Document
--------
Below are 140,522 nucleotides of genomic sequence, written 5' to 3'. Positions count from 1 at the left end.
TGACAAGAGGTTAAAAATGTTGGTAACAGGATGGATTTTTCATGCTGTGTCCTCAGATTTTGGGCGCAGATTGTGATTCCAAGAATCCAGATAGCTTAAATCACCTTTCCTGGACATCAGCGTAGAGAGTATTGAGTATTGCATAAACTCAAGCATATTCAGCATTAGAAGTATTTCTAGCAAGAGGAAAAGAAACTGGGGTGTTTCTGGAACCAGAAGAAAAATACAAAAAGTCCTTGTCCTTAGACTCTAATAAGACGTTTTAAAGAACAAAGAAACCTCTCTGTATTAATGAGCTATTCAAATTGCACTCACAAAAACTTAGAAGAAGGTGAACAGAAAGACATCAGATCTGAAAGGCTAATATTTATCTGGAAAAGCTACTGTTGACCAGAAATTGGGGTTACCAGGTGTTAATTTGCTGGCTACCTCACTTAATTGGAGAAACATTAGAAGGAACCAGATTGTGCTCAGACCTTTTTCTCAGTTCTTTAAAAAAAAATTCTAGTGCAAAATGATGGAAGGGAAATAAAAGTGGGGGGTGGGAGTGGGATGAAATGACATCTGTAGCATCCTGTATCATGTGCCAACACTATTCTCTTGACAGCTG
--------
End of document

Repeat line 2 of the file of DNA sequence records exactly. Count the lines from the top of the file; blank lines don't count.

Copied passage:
TGACAAGAGGTTAAAAATGTTGGTAACAGGATGGATTTTTCATGCTGTGTCCTCAGATTTTGGGCGCAGATTGTGATTCCAAGAATCCAGATAGCTTAAATCACCTTTCCTGGACATCAGCGTAGAGAGTATTGAGTATTGCATAAACTCAAGCATATTCAGCATTAGAAGTATTTCTAGCAAGAGGAAAAGAAACTGGGGTGTTTCTGGAACCAGAAGAAAAATACAAAAAGTCCTTGTCCTTAGACTCTAATAAGACGTTTTAAAGAACAAAGAAACCTCTCTGTATTAATGAGCTATTCAAATTGCACTCACAAAAACTTAGAAGAAGGTGAACAGAAAGACATCAGATCTGAAAGGCTAATATTTATCTGGAAAAGCTACTGTTGACCAGAAATTGGGGTTACCAGGTGTTAATTTGCTGGCTACCTCACTTAATTGGAGAAACATTAGAAGGAACCAGATTGTGCTCAGACCTTTTTCTCAGTTCTTTAAAAAAAAATTCTAGTGCAAAATGATGGAAGGGAAATAAAAGTGGGGGGTGGGAGTGGGATGAAATGACATCTGTAGCATCCTGTATCATGTGCCAACACTATTCTCTTGACAGCTG